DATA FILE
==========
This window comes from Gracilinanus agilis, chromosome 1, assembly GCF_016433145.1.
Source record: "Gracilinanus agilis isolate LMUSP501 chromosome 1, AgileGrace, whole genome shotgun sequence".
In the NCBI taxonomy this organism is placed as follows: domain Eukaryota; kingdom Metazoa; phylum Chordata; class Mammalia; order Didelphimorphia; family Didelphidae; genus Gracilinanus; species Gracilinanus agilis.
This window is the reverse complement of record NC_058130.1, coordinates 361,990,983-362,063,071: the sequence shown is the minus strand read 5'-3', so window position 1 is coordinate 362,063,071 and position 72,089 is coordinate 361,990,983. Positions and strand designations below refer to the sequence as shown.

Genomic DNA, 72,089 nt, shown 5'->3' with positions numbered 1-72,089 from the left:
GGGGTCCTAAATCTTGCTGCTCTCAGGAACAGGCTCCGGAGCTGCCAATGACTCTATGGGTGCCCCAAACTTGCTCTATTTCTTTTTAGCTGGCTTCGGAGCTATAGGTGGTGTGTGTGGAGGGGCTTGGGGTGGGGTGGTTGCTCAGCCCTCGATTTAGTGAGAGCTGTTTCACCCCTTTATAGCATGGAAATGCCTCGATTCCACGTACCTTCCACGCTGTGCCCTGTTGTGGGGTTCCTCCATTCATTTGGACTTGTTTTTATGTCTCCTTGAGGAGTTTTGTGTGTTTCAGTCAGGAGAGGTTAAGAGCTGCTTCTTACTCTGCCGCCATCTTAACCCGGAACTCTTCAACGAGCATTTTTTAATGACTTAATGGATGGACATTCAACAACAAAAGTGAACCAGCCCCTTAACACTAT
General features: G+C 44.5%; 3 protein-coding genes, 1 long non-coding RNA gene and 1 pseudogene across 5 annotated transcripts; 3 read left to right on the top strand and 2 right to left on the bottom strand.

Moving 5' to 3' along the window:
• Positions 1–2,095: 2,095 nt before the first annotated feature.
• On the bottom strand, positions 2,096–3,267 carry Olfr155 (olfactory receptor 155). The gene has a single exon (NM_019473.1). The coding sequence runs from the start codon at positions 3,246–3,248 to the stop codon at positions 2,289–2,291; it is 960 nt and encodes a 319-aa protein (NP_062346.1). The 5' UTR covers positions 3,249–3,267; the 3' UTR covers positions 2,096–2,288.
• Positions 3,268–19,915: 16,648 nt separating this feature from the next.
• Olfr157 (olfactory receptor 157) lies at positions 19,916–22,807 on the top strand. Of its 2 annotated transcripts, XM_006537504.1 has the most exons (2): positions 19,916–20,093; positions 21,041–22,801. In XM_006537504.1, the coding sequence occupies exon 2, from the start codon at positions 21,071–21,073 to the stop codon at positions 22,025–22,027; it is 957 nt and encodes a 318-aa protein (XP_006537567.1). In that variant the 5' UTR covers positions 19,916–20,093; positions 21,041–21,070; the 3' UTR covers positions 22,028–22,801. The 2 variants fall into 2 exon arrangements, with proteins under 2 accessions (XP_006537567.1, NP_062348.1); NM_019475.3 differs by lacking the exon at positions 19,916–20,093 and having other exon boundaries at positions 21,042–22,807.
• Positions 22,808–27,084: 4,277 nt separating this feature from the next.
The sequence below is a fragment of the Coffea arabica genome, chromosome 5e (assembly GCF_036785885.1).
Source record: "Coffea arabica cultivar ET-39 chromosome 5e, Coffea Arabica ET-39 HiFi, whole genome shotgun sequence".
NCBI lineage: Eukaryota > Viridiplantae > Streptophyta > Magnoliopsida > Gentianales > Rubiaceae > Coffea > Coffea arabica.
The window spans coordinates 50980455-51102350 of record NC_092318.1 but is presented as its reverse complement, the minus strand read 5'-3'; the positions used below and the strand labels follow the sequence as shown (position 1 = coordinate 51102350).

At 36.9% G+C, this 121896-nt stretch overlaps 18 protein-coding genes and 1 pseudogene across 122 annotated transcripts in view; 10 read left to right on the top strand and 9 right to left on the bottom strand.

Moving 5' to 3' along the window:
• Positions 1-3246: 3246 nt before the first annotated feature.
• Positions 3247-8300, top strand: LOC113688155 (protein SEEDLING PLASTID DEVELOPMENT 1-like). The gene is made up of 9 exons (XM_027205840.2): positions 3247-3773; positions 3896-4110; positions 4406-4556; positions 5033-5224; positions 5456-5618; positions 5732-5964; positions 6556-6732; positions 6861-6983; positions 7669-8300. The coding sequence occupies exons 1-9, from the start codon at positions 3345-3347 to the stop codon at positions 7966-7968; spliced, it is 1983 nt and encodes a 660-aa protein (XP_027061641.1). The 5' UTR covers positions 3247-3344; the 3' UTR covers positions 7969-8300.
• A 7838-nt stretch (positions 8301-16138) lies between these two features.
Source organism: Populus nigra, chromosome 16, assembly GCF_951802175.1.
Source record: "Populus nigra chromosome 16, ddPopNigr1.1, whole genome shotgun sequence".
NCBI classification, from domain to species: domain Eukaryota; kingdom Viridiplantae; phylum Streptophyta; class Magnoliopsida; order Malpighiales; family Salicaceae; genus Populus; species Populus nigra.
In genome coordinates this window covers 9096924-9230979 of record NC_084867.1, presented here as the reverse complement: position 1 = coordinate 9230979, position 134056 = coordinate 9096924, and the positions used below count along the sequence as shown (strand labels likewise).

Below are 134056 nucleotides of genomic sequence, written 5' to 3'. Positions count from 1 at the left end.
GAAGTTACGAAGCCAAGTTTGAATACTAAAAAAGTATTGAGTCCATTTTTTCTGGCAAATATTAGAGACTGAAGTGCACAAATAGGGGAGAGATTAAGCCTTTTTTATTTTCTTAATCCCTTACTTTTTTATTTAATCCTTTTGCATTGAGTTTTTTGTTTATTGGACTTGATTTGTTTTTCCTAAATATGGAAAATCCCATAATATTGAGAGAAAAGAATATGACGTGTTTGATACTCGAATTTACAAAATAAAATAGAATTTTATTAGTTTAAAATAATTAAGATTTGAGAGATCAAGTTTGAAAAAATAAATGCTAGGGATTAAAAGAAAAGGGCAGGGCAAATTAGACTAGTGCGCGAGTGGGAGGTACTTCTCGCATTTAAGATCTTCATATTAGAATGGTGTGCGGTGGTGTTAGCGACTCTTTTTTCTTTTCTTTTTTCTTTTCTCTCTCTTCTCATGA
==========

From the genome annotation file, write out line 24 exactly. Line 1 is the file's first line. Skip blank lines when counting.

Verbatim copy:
Source record: "Populus nigra chromosome 16, ddPopNigr1.1, whole genome shotgun sequence".